In his 20 years as a counselor, Dr. Nicastro has lectured at universities, supervised doctoral students, conducted numerous workshops, and appeared in television, radio and national magazine programs.
Latest posts by Dr. Richard Nicastro (see all)
- What Your Elementary School Teacher Can Teach You about Relationships - September 13, 2015
- Why Good Communication Skills Aren’t Enough - August 1, 2015
- Too Close for Comfort: The Male Struggle to Connect - June 8, 2015
Couples who seek out marriage advice and couples counseling are often locked in disagreements that go nowhere and emotional intimacy is often nowhere to be found. And when you and your spouse/partner are in the throws of conflict, you probably assume you have nothing in common—especially during those times when your husband seems to shutdown emotionally and withdraw from you.
However, the likelihood is that you and your mate share common threads in all that fighting—those commonalities are just going unrecognized. You might be surprised to discover that when it feels like you and your partner are miles apart on a particular issue, you actually have very similar goals.
Meet Jennifer and Eric: Immersed in marital conflict
Jennifer’s perspective of the relationship problem:
When Jennifer contacted me for relationship advice, she was at her wits’ end. During our marriage counseling session she described feeling “punished” by what she perceived as Eric’s unwillingness to deal with important relationship issues.
As she described, “Eric runs away from things. He’d rather put his head in the sand than face reality…”
Eric’s perspective of the relationship problem:
Eric appeared tired and barely present during our first meeting. According to Eric, Jennifer was like a boxer on the offensive, shadowing his every move, and just waiting for the right opportunity to pounce.
As he described, “Jennifer is constantly on my back for every little thing. I just don’t want to hear it anymore, so I retreat. I’m tired of the nagging…”
Like most couples entangled in marital conflict, Jennifer and Eric appear miles apart.
But they are actually struggling with similar emotional reactions. For instance, each described feeling:
And emotionally overwhelmed.
Here are a few other commonalities between them, even during times of conflict: They were both motivated to stop arguing, and, despite their misunderstandings, Jennifer and Eric continued to hold similar relationship goals; each described a desire to have a harmonious, loving marriage and to enjoy one another like they’ve done in the past.
Couples often overlook the fact that they have common goals, especially when marital and relationship problems are outweighing the positives.
Marital conflict: The seeds of ongoing disagreements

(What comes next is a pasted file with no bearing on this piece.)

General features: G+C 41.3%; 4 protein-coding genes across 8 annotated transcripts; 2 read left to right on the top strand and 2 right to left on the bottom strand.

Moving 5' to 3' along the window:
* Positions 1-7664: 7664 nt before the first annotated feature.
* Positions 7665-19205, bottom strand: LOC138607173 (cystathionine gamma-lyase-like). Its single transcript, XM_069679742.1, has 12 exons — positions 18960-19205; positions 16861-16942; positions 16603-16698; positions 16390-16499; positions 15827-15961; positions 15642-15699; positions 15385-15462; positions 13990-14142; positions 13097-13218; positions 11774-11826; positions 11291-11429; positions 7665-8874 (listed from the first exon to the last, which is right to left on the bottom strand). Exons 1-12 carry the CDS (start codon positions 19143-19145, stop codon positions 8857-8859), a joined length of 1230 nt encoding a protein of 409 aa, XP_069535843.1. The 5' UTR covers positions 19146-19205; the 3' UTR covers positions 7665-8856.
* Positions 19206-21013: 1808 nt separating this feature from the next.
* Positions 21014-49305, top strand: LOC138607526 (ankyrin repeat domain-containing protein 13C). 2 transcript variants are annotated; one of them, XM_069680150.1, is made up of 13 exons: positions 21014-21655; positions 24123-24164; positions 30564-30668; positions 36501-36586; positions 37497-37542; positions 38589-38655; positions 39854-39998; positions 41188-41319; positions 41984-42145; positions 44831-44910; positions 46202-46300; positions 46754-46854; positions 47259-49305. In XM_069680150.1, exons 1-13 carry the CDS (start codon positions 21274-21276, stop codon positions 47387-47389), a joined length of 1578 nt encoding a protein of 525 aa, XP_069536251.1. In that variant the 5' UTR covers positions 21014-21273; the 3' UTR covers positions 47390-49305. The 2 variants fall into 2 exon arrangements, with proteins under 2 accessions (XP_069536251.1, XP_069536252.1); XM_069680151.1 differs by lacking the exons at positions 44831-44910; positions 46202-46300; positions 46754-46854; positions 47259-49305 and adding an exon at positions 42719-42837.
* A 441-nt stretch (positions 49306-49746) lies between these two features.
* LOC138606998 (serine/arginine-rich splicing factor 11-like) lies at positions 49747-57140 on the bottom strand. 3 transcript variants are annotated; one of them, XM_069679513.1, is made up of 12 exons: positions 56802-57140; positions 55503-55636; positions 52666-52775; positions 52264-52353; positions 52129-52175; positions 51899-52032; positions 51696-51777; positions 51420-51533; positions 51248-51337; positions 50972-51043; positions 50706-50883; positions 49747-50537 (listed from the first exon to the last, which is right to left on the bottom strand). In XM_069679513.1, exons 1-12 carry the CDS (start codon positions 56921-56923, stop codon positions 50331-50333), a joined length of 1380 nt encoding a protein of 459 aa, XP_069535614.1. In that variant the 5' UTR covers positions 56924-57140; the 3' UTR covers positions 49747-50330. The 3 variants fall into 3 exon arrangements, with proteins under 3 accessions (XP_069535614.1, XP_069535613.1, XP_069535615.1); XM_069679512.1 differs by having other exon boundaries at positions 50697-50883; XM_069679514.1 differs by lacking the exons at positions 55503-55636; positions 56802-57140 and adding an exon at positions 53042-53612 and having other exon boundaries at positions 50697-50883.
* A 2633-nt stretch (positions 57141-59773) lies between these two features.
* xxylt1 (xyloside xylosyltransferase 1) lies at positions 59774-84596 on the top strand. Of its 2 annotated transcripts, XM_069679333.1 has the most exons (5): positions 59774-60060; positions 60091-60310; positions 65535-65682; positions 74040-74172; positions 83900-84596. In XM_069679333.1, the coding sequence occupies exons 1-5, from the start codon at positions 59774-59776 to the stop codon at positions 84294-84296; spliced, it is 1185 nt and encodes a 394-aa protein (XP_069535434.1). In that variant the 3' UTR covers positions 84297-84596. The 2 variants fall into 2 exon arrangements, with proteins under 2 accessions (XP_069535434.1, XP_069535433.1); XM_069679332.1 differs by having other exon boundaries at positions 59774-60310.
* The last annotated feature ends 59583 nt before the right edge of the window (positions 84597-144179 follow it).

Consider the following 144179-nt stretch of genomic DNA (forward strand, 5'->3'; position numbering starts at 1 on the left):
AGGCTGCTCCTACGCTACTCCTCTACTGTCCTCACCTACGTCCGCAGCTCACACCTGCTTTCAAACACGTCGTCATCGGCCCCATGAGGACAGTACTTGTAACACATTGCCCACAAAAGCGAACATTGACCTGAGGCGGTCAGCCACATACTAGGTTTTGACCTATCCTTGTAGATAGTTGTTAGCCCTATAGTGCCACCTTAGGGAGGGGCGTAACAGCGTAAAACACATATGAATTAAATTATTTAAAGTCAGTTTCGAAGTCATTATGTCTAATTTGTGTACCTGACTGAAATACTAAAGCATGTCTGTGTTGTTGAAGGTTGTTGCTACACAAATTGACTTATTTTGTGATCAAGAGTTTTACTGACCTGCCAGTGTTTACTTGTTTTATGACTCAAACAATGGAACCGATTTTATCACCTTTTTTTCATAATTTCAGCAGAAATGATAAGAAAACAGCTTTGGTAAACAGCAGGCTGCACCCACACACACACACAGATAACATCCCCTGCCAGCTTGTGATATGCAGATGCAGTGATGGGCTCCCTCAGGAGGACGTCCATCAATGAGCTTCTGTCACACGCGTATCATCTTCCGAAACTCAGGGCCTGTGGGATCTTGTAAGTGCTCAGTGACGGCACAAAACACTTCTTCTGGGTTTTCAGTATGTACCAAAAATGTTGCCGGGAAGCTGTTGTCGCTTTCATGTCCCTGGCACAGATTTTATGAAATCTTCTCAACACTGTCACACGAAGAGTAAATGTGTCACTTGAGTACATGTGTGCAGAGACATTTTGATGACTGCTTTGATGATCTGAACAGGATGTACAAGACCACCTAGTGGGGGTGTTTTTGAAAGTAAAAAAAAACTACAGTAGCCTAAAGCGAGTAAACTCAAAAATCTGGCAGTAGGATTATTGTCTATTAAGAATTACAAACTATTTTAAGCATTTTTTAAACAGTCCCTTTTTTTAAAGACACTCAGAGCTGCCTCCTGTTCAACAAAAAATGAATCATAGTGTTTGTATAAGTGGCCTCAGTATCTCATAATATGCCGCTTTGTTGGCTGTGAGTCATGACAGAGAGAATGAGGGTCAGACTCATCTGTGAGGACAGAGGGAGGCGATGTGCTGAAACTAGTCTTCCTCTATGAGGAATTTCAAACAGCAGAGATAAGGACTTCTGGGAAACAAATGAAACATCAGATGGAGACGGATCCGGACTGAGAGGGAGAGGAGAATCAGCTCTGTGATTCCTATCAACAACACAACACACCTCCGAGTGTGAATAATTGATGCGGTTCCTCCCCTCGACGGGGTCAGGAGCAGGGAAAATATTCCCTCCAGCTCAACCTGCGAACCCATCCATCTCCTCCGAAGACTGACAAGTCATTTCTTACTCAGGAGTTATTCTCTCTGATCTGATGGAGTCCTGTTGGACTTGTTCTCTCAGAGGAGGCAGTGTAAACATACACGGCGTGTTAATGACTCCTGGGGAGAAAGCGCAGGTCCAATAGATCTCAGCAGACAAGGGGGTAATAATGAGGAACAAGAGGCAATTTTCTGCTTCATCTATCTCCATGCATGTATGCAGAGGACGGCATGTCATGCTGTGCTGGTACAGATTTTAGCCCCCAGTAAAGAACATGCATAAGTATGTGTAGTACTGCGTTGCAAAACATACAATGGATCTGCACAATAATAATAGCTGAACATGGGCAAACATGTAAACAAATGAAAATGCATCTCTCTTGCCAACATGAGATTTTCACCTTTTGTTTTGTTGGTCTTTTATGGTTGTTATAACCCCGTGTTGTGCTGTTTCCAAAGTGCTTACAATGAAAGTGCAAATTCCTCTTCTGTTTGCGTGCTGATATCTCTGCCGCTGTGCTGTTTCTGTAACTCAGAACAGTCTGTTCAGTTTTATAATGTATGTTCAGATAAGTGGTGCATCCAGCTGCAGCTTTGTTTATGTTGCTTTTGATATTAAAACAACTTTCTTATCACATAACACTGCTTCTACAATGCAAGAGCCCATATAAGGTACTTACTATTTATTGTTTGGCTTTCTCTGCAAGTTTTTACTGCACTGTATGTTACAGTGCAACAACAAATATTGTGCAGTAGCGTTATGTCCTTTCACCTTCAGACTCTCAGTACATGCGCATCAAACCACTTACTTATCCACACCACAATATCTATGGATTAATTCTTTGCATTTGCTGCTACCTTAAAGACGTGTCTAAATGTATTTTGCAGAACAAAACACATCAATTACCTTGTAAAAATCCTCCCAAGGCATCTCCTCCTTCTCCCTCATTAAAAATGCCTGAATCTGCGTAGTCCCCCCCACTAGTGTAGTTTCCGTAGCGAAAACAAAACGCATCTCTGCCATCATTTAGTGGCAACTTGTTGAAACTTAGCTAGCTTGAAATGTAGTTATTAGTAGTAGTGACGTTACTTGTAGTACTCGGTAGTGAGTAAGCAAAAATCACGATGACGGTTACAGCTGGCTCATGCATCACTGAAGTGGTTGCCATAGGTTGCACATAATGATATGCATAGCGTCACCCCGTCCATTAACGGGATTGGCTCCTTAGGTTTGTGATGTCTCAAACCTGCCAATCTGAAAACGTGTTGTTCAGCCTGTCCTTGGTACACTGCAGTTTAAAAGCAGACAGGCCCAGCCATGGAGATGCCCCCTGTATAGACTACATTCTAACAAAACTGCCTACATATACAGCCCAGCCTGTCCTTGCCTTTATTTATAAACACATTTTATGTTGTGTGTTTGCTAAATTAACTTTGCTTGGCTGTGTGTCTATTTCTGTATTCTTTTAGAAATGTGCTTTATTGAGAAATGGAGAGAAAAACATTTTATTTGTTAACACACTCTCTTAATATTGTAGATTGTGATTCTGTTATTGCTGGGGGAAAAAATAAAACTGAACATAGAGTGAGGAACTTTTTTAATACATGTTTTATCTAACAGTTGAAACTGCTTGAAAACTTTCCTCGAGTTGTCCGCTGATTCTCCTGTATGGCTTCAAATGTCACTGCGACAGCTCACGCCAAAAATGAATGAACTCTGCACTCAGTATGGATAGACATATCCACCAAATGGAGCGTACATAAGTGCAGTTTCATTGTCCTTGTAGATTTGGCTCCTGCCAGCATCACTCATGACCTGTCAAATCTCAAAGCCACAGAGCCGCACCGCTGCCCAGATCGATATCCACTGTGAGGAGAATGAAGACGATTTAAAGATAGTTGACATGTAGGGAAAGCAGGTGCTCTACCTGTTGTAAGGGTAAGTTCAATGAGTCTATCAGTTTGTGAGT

If the possibility exists that during relationship upheavals you and your spouse/partner will experience similar emotional reactions (that you’d both rather not be having) and continue to hold the same marital or relationship goals, then what is it that prevents an end to incessant conflict?
You and your spouse/partner may have different conflict-styles (different ways of handling stress). And it is these differences that can fuel conflict, even when you both want a positive outcome.
Jennifer’s style of handling stress/conflict:
Her goal-need during times of stress and conflict is to remain engaged and connected with Eric in order to resolve the upheavals and reach a harmonious outcome. So she pursues Eric.
Eric’s style of handling stress/conflict:
Eric’s goal-need during times of stress and conflict is to disengage from what he perceives as the source of his distress (Jennifer) in order to emotionally regroup and ultimately reach a harmonious outcome. So he withdraws from Jennifer.
Both Eric and Jennifer are trying to feel better (reduce the distress of conflict) and improve the situation the best they know how.
Marriage help: When the solution becomes the problem
These coping (stylistic) differences can be summarized as follows:
~Jennifer’s connection-need is heightened when she feels distressed;
~Eric’s solitude-need is heightened when he feels distressed.
Jennifer’s solution (perceived as “nagging” by Eric in those moments) and Eric’s solution (perceived as “running away” by Jennifer in those moments) are on opposite ends of the coping spectrum, yet they’re both designed to turn a troubling situation around (to end conflict and restore peace).
Which coping-style do you and your spouse/partner use during times of stress or conflict?
You and your partner can gain a healthier perspective and feel more empathic to the different ways you each handle stress/conflict when you and your partner realize that you’re both trying to bring about the same positive end result (albeit through different means). Try to hold onto this fact, especially when your relationship is hitting those rough patches that all relationships seem to go through at some point.
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Dr. Rich Nicastro